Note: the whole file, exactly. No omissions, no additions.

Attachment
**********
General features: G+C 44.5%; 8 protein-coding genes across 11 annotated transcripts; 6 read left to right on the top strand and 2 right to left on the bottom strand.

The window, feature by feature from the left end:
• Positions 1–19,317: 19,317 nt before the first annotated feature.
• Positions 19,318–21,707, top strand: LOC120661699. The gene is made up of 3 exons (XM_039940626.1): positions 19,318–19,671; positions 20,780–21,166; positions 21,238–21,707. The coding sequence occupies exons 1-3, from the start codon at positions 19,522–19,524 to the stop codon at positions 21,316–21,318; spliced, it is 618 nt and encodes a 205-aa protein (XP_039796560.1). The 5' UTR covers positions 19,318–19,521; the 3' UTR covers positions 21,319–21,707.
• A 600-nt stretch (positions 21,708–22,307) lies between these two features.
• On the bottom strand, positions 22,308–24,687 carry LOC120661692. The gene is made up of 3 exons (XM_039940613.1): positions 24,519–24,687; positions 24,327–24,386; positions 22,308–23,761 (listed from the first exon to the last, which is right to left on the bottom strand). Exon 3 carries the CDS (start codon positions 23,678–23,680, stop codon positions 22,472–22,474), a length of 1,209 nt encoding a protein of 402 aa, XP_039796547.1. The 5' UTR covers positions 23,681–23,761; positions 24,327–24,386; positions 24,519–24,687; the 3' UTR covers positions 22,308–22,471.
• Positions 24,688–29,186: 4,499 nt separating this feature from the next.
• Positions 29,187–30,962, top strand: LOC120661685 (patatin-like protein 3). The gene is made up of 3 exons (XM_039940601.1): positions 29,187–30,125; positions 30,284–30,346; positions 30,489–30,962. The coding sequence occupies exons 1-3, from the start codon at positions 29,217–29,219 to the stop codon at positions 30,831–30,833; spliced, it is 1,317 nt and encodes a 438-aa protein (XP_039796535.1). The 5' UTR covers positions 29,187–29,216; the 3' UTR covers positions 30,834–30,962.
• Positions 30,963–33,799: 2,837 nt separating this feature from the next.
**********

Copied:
General features: G+C 44.5%; 8 protein-coding genes across 11 annotated transcripts; 6 read left to right on the top strand and 2 right to left on the bottom strand.

The window, feature by feature from the left end:
• Positions 1–19,317: 19,317 nt before the first annotated feature.
• Positions 19,318–21,707, top strand: LOC120661699. The gene is made up of 3 exons (XM_039940626.1): positions 19,318–19,671; positions 20,780–21,166; positions 21,238–21,707. The coding sequence occupies exons 1-3, from the start codon at positions 19,522–19,524 to the stop codon at positions 21,316–21,318; spliced, it is 618 nt and encodes a 205-aa protein (XP_039796560.1). The 5' UTR covers positions 19,318–19,521; the 3' UTR covers positions 21,319–21,707.
• A 600-nt stretch (positions 21,708–22,307) lies between these two features.
• On the bottom strand, positions 22,308–24,687 carry LOC120661692. The gene is made up of 3 exons (XM_039940613.1): positions 24,519–24,687; positions 24,327–24,386; positions 22,308–23,761 (listed from the first exon to the last, which is right to left on the bottom strand). Exon 3 carries the CDS (start codon positions 23,678–23,680, stop codon positions 22,472–22,474), a length of 1,209 nt encoding a protein of 402 aa, XP_039796547.1. The 5' UTR covers positions 23,681–23,761; positions 24,327–24,386; positions 24,519–24,687; the 3' UTR covers positions 22,308–22,471.
• Positions 24,688–29,186: 4,499 nt separating this feature from the next.
• Positions 29,187–30,962, top strand: LOC120661685 (patatin-like protein 3). The gene is made up of 3 exons (XM_039940601.1): positions 29,187–30,125; positions 30,284–30,346; positions 30,489–30,962. The coding sequence occupies exons 1-3, from the start codon at positions 29,217–29,219 to the stop codon at positions 30,831–30,833; spliced, it is 1,317 nt and encodes a 438-aa protein (XP_039796535.1). The 5' UTR covers positions 29,187–29,216; the 3' UTR covers positions 30,834–30,962.
• Positions 30,963–33,799: 2,837 nt separating this feature from the next.